Google Hangouts Becomes GoogleRoulette

Despite massive press coverage, ChatRoulette never became the big social platform as originally promised. Largely for the same reasons that made it so cool in the first place. Anonymity. The idea of running into random people from all over the world was really cool. The problem was that many of these people were naked men looking to traumatize children.

Now, Google Hangouts, a new feature in the Google+ social platform allows you to hang out with your friends via video chat. This isn’t anonymous, because only your friends are able to see that you are ‘hanging out’ and available to chat.

But, what if you posted the URL to your hangout somewhere publicly. That’s what some third-party sites are offering, such as PlusRoulette and GPHangouts. So, this incorporates the anonymity of meeting strangers online with the fact that they’re not really anonymous. After all, they have a Google Plus account and can be reported if necessary.

When Will Google Plus Go Farmville?

Let’s be honest. We know Google Plus is going to go game-crazy eventually. After all, how can you look at the success of Farmville and other Zynga games, and not be completely envious of the freemium Facebook Credits model they’ve created.

Tricia Duryee from All Things D, claims that Google is getting very close to launching their game network, which you would have to think would be closely integrated with Google Plus, albeit hopefully in a much less annoying and wall-cluttering way. Google will claim 30% of the revenues from these games and game developers. Last year, Google acquired social gaming companies Slide and SocialDeck. So hopefully soon, we (and the 20 million users who have already signed up for Google Plus) will get to see what they have in store for us.

No More Third-Party Reviews for Google Places

Now that Google has almost a year under its belt with their local rating and reviews feature, they have removed third-party reviews from Google Places altogether. This was probably their plan all along. In order to popularize the service, the site needed to be helpful right away. So, it utilized reviews from Yelp.com and other sites – to much chagrin from these competitors.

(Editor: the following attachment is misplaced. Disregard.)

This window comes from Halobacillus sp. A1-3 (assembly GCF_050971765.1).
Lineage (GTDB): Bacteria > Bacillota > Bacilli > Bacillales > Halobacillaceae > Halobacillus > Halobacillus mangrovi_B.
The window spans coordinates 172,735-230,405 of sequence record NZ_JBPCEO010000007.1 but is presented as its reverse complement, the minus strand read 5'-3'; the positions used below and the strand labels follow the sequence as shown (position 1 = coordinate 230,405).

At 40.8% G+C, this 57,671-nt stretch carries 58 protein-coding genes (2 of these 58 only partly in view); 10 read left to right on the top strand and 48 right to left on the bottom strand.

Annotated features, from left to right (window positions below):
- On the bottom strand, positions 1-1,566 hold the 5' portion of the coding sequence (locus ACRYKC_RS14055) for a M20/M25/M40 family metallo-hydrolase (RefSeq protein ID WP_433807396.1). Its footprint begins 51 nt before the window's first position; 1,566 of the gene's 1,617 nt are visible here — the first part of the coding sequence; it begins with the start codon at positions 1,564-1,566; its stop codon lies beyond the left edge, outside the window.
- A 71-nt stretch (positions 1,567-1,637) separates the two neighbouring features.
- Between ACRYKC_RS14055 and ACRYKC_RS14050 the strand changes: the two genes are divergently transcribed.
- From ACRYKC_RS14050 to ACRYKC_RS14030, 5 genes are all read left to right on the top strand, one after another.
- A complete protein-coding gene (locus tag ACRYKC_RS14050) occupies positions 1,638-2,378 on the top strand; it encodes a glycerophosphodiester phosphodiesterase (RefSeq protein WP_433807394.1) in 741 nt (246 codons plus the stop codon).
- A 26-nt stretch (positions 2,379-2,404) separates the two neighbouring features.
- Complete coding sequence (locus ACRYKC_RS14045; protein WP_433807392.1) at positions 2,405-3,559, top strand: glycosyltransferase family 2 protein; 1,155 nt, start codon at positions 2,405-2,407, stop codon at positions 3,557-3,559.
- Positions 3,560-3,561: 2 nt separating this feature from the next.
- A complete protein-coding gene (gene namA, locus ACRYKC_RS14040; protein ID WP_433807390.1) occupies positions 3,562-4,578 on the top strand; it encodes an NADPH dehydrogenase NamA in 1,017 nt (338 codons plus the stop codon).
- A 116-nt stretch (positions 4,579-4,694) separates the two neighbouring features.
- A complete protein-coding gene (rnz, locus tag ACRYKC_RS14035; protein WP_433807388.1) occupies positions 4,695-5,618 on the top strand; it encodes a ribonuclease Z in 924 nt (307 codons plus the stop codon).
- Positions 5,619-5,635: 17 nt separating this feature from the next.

But now, they apparently feel comfortable living off their own user’s reviews. They have also added a “write a review” button at the top of each Place page, in order to elicit user reviews. Those local business reviews will obviously be most relevant to the user’s friends, and as Google Plus keeps growing, these network suggestions are going to become even more prevalent.

What Else Can Likester Predict?

Likester became the spoiler system this season on American Idol. Somehow, Likester was able to predict, with amazing accuracy, who would be leaving the show each elimination night.

What was their secret? They simply based their prediction on the number of Facebook Likes each contest received after their weekly song. That’s it. And boy, was it accurate! In fact, some objected to the spoiler system Likester had created. While that was going on, Likester founder Kevin McCarthy was thinking about what else it could do.

Imagine judging the Republican primary debates this year based solely on how many new Facebook likes each candidate receives post-debate. Not only did the American Idol trial prove the technology as trustworthy, just think of how simple the system is.

Forget costly focus groups and field trials. Just sit back and let the “likes” come in.

Apple in Talks to Buy Hulu

These are just rumors. But, Apple may be considering a purchase of Hulu, the online video provider.

Now, as a Hulu Plus subscriber, I’m not really thrilled with this news. I love Apple. But, they’re a closed system. They like keeping their music files on their own proprietary devices. And I’m afraid that an Apple purchase of Hulu will force me to buy an Apple TV to watch it on my HDTV.

The acquisition price is a fun number to discuss amongst friends, though, after the company decided not to go through with a $2 billion initial public offering (IPO). It also appears that the company who buys Hulu will own two years of exclusivity to Hulu content, including Walt Disney, News Corp. and NBC programming.